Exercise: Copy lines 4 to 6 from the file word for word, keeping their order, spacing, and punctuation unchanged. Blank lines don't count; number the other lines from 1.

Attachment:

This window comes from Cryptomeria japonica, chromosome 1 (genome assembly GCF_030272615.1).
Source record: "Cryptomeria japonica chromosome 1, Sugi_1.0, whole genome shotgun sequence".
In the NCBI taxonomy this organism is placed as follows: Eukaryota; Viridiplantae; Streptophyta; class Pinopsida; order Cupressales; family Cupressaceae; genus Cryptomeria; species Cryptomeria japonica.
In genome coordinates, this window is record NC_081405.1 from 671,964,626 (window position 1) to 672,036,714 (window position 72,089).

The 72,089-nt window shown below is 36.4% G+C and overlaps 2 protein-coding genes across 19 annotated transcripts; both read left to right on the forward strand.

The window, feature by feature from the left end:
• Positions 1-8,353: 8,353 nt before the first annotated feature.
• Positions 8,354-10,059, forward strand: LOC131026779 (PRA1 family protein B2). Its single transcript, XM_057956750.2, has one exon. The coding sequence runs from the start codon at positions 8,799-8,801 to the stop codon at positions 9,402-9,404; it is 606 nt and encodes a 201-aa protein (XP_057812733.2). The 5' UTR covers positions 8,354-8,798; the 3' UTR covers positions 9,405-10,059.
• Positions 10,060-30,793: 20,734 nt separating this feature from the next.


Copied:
In genome coordinates, this window is record NC_081405.1 from 671,964,626 (window position 1) to 672,036,714 (window position 72,089).

The 72,089-nt window shown below is 36.4% G+C and overlaps 2 protein-coding genes across 19 annotated transcripts; both read left to right on the forward strand.

The window, feature by feature from the left end: